In avian species, two types of intracellular lipid-binding proteins are abundant in the liver, the liver fatty acid-binding protein (L-FABP) and the liver basic fatty acid-binding protein (Lb-FABP). Both FABPs are capable of forming complexes with free fatty acids and bile acids, but the functional distinction between L-FABP and Lb-FABP in avian liver is not fully understood. To gain insights into the functional distinction between L-FABP and Lb-FABP, we investigated the expression of both genes in relation to the pre- and post-hatching development, diurnal cycle and feeding state in the livers of chicken (Gallus gallus) and Japanese quail (Coturnix japonica). In chickens, the Lb-FABP mRNA was expressed only in the liver, while the L-FABP was expressed in both liver and intestinal tissues. Only small amounts of the L-FABP and Lb-FABP mRNAs were detected in the liver during chicken embryogenesis, but at the onset of hatching a dramatic increase in mRNA expression was observed for both genes, suggesting that the expression of the L-FABP and Lb-FABP genes is synchronized at developmental stages. Remarkably, the diurnal expression pattern differed between the two genes under a 16L:8D condition in sexually mature quail: L-FABP gene expression transiently increased at the end of the light cycle, whereas Lb-FABP gene expression peaked during the early part of the light cycle and gradually decreased as the dark period approached. We attempted to identify the factors regulating the diurnal gene expression pattern, and found that feeding stimulation was a critical factor inducing Lb-FABP gene expression irrespective of light condition. On the other hand, feeding stimulation only slightly stimulated expression of the L-FABP gene, and was not always its primary determinant. These results suggest that L-FABP and Lb-FABP play different roles in metabolic process during the postprandial state.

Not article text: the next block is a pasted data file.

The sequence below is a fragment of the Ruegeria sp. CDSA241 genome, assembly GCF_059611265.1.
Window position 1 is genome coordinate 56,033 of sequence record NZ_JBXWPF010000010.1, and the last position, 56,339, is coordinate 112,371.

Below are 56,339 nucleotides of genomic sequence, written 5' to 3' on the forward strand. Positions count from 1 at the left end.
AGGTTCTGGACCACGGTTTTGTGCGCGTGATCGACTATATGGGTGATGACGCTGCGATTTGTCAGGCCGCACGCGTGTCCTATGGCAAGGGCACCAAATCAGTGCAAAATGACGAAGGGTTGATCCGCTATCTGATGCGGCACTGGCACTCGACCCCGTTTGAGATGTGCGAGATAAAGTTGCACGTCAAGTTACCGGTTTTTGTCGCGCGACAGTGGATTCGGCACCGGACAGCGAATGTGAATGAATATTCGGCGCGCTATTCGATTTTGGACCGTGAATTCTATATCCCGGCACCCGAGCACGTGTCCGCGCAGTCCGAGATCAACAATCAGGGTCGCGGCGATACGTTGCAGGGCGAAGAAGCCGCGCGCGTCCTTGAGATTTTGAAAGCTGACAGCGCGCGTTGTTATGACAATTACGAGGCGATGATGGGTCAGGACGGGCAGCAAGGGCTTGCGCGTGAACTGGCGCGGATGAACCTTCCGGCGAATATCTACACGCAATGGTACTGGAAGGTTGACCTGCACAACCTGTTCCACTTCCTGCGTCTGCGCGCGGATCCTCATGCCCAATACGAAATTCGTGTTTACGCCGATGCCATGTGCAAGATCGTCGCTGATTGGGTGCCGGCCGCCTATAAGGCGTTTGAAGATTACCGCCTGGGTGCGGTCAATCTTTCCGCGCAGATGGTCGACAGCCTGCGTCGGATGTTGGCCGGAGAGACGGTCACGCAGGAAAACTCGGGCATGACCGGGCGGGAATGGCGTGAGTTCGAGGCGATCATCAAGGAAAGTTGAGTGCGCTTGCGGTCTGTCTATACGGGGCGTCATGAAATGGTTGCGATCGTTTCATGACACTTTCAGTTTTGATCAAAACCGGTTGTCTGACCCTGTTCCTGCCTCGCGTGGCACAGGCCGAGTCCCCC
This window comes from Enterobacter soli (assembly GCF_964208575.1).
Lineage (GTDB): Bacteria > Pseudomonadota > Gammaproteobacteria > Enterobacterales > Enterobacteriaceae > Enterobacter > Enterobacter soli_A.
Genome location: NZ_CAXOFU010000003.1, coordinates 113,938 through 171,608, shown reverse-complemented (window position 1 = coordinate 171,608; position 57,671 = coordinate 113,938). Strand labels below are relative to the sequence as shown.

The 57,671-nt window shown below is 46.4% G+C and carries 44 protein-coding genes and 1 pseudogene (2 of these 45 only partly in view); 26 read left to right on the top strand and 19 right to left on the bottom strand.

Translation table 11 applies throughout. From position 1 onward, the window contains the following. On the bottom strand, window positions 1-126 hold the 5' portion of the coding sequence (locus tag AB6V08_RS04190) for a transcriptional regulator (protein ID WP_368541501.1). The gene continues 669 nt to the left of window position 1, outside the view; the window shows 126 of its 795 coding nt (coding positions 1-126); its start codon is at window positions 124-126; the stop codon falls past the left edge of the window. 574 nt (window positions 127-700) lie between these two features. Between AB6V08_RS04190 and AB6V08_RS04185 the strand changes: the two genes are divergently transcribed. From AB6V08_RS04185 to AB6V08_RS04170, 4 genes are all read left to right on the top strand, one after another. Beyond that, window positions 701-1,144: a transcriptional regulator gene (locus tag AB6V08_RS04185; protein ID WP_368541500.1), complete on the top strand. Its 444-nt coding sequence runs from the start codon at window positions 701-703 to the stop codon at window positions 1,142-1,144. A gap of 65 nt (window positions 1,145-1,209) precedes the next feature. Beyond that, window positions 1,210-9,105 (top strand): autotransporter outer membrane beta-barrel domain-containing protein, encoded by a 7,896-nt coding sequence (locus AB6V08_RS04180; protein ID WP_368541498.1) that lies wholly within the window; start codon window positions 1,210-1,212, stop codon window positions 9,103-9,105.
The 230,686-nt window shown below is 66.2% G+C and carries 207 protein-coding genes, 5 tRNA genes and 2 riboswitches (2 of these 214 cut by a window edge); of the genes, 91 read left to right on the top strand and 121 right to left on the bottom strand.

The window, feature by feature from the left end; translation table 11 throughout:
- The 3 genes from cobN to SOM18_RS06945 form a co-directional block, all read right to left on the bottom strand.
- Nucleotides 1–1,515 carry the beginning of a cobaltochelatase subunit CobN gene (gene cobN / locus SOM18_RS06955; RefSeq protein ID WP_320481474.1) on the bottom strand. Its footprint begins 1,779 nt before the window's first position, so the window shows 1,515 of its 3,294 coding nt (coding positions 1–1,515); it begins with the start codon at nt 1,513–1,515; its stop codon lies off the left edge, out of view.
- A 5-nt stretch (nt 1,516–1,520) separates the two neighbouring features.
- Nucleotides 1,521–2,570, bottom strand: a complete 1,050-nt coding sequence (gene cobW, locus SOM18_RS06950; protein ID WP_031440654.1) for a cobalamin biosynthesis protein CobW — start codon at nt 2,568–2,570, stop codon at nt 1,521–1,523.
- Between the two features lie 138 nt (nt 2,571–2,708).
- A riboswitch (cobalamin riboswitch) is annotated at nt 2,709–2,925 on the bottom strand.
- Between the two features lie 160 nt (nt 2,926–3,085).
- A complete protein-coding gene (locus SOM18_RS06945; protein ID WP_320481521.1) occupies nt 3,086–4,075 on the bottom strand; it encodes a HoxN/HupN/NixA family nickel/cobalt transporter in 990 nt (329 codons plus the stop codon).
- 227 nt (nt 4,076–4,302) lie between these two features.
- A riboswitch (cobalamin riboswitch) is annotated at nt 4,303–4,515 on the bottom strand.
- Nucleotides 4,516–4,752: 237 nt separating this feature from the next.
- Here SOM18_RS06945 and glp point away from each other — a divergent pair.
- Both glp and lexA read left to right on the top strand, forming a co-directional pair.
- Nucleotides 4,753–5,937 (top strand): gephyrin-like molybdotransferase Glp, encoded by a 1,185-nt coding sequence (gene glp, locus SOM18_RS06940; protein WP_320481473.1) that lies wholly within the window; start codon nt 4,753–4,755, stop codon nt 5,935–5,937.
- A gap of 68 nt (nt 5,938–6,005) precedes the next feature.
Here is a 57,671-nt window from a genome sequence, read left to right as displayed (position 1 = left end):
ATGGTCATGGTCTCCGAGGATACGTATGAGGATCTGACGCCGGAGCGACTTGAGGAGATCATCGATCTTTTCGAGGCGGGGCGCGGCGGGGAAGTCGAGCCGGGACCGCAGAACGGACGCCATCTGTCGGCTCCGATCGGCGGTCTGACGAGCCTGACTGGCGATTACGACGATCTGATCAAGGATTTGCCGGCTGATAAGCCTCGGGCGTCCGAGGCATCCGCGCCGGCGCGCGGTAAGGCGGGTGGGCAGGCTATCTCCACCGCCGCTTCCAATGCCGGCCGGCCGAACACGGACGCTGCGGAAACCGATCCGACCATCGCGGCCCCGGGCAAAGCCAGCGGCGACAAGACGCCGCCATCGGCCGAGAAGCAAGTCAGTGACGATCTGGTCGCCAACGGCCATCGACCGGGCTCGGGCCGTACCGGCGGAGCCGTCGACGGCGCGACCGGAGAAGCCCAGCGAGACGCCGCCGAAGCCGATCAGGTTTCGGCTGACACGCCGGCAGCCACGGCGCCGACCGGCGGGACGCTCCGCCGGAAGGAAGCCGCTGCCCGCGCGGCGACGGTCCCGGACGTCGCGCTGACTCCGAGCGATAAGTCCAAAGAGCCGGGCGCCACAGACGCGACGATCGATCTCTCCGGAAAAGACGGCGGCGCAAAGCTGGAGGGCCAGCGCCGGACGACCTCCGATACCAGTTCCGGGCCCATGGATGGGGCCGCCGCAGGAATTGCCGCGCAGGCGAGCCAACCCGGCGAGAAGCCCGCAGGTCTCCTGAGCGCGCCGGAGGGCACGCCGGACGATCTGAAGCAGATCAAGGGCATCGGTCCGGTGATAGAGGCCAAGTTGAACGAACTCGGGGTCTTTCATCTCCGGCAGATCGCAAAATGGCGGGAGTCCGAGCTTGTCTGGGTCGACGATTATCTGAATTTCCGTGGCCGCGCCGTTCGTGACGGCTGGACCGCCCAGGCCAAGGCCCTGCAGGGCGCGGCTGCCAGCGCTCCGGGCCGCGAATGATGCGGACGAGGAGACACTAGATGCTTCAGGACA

|Number of pages
|Comparative Biochemistry and Physiology - A Molecular and Integrative Physiology
|Published - Oct 2009
All Science Journal Classification (ASJC) codes
- Aquatic Science
- Animal Science and Zoology
- Molecular Biology